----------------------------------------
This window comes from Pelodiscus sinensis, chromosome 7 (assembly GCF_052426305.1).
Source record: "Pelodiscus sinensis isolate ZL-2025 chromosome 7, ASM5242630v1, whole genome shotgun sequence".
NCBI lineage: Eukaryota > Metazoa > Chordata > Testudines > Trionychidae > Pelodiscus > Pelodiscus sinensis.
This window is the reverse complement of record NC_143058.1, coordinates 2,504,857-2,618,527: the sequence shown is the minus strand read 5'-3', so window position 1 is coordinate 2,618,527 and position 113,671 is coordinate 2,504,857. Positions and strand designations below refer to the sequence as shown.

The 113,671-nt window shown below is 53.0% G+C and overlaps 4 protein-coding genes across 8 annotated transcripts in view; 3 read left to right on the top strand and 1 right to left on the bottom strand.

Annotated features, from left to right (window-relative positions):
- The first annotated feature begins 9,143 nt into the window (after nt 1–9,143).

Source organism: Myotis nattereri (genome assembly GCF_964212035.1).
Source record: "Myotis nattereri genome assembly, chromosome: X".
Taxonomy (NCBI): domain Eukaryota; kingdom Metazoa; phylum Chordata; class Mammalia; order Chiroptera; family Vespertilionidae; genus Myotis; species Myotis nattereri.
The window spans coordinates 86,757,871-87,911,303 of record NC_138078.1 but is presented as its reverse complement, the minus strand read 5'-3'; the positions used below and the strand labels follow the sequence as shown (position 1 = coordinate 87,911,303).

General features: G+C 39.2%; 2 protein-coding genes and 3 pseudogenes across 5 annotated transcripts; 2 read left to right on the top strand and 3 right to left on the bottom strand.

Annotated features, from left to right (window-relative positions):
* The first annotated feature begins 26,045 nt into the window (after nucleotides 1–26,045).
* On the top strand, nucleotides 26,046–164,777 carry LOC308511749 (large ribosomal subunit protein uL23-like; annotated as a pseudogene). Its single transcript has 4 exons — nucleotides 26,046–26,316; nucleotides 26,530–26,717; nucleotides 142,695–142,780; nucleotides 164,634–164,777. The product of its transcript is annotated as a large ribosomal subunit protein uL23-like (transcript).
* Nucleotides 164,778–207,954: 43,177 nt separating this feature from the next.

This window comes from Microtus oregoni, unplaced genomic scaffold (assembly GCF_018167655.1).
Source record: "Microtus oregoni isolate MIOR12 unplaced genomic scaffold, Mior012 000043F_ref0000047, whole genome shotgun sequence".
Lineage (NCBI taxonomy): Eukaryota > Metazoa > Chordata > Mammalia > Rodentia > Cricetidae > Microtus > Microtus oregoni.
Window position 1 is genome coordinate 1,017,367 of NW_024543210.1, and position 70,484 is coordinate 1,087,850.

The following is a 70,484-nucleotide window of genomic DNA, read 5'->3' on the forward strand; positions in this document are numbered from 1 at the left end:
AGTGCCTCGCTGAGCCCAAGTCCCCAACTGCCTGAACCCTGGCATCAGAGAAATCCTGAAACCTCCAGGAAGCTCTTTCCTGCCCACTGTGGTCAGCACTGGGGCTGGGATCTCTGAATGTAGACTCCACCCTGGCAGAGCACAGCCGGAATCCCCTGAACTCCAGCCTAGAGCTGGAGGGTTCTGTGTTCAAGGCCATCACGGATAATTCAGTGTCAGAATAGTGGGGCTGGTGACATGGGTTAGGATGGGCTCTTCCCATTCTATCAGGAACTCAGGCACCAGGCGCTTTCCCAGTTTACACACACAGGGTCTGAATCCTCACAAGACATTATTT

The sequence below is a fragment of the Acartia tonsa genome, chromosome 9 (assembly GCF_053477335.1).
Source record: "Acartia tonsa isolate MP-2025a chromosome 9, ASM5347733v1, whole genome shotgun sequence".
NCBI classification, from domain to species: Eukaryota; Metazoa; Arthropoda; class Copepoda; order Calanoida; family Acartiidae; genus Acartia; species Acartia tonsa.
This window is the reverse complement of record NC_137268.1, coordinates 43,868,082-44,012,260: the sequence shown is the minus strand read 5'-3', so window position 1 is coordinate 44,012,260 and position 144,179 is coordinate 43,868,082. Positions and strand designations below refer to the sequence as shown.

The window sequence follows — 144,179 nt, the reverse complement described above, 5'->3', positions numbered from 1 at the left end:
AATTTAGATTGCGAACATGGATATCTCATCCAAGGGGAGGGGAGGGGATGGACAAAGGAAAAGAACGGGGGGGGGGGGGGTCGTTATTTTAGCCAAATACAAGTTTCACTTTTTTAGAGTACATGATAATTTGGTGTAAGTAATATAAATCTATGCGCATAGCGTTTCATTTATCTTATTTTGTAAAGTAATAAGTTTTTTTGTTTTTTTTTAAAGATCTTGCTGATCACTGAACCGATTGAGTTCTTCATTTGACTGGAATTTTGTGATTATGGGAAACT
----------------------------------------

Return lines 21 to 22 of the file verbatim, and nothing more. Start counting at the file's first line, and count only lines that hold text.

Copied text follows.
The following is a 70,484-nucleotide window of genomic DNA, read 5'->3' on the forward strand; positions in this document are numbered from 1 at the left end:
AGTGCCTCGCTGAGCCCAAGTCCCCAACTGCCTGAACCCTGGCATCAGAGAAATCCTGAAACCTCCAGGAAGCTCTTTCCTGCCCACTGTGGTCAGCACTGGGGCTGGGATCTCTGAATGTAGACTCCACCCTGGCAGAGCACAGCCGGAATCCCCTGAACTCCAGCCTAGAGCTGGAGGGTTCTGTGTTCAAGGCCATCACGGATAATTCAGTGTCAGAATAGTGGGGCTGGTGACATGGGTTAGGATGGGCTCTTCCCATTCTATCAGGAACTCAGGCACCAGGCGCTTTCCCAGTTTACACACACAGGGTCTGAATCCTCACAAGACATTATTT